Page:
The new buzz word in my world seems to be “develop a business attitude”. I’ve heard it from all levels of government, from consultants working on projects across the country, and even from my husband. But, exactly what is a business attitude?
Attitude is defined in many sources as “a way of looking at life”. So a business attitude is a way of looking at life through a business lens that focuses on: leadership, planning, metrics, productivity, innovation and communication. For example in library land:
1.) Leadership is fundamental to a business attitude. It includes taking personal responsibility for the libraries success, leading with the facts and, above all, a passion for what you are doing.
2.) Thoughtful planning: Most major business decisions are based on a sound business case and a substantial Return on Investments (ROI). This planning includes: GAP, environmental and risk analysis, options, quantitative and qualitative analysis, ‘deliverables’, budget, and measurable outcomes. Ultimately is the project economically viable? For most libraries this is a whole new world and we need to learn how to do this.
3.) Appropriate metrics to measure success and impact at every stage of the project are fundamental to a business attitude.
4.) Productivity in the business world takes into consideration what human resources and technologies are needed to provide the competitive edge. For libraries this is all about increasing productivity and embracing technology to control costs.
5.) A successful businesses attitude is built on innovation, which in library land we understand. In the business environment it includes brainstorming skills, and solving problems quickly. Business innovation also requires genuine creativity, after all, someone had to have the bright idea before it was designed, built, marketed and then sold.
6.) A business attitude requires skills as a strategic communicator to: write a compelling business case, speak publicly, negotiate a hard bargain and great marketing skills to promote and sell the product.
A business attitude does not diminish all those other great library attitudes and beliefs we hold near and dear about social inclusion and the public good. It’s just another layer to help plan and explain why we do what we do.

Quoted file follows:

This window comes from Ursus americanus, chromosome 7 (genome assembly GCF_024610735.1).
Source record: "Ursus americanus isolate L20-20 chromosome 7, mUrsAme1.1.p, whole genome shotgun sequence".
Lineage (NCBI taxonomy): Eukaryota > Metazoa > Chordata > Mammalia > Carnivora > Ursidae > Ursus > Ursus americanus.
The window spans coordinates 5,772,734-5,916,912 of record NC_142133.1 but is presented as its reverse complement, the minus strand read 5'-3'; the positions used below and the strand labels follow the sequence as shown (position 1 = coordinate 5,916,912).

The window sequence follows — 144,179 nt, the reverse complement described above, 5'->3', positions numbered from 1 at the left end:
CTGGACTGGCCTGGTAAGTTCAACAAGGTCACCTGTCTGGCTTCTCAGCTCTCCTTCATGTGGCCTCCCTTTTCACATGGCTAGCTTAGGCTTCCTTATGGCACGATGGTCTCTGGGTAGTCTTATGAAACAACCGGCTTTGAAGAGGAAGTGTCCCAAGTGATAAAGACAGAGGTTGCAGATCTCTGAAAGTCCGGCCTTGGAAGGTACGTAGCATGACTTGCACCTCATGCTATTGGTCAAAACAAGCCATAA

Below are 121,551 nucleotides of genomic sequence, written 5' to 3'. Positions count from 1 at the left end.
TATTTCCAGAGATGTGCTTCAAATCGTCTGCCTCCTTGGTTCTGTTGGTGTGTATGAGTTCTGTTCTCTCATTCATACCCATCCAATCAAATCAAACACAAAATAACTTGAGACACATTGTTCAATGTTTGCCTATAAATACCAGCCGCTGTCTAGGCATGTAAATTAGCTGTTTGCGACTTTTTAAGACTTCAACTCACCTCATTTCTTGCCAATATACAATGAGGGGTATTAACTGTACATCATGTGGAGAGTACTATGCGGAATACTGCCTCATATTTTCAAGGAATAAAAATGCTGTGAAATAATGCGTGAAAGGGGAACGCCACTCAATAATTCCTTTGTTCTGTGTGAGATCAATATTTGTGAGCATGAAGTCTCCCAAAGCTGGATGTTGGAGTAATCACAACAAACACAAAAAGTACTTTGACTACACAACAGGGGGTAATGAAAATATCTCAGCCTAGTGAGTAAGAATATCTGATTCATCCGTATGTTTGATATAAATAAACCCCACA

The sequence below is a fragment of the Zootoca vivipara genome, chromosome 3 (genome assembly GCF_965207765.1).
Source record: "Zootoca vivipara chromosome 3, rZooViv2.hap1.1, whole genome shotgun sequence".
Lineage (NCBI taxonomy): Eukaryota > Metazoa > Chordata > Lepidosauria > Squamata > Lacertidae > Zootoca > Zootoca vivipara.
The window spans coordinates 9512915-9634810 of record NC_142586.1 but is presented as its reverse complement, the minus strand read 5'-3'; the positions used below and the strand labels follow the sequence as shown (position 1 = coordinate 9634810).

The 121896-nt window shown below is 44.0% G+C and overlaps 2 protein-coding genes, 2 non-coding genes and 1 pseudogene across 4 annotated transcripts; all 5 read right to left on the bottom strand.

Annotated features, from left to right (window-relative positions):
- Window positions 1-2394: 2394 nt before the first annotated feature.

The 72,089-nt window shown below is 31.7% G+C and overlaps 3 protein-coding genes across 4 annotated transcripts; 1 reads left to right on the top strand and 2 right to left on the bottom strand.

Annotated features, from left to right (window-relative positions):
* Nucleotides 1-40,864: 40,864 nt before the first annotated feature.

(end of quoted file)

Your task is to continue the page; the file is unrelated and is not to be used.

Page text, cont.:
A business attitude that supports leadership, planning, metrics, productivity, innovation and communication is on my “to do” list this summer.
Have a great week and hurray for summer.
A few weeks ago at the Canadian Library Association annual conference I had the pleasure of attending a workshop featuring four very bright public library directors. In a panel discussion they were asked what kept them up at night and this is some of what they said:
►”Libraries need a ‘change agenda;’ a list of the services and procedures that need to be improved. It needs to be a list that all staff can embrace and support.” I like this idea so much I have created one for the library, one for my family and one for me.
►”The magic of the public library is the consolidation and blending of resources, services and staff. It’s this unique environment of lifelong learning opportunities that makes Canadian public libraries in the 21st century so successful.”
►”Public libraries are not community centers. They are similar is some ways but we are a community learning space first and foremost.”
►”People are living in smaller spaces therefore the need for community space to read, learn and discover is growing.”
When they were asked what the biggest challenges in library land are, they said:
►”How do we manage the fast pace of change and the slow pace of government?”
►”How do we cut through the noise and tell the library story with a louder, more persuasive voice?”
►”We are planning for perfection but that inhibits our ability to take risks and take action”
►”How can we be agile enough to keep the best staff engaged and doing the work they are most skilled at doing?”
So there you have it, four very bright public library directors with lots of insightful thoughts about library land.
Kitty Pope #29 July 2014
If you enjoyed last week’s TED talk…..have a listen to Richard Martz, Vice President of the amazing Live Work Learn Play, an international real estate development and advisory firm, dedicated to creating iconic and thriving mixed-use neighborhoods. They are the big minds behind community developments like downtown Mississauga and the River Rock re-development in Rockford, Illinois.
Have a listen, it’s really interesting.
Kitty Pope #28 July 2014
PS: Yup, that’s Diefenbaker in summer walking mode
It’s only 18 minutes and really interesting; just replace the word “park” with “public library” and your library heart will soar!
May we all attend a TED talk some day!!!
Have a great week…
Kitty Pope #27 July 2014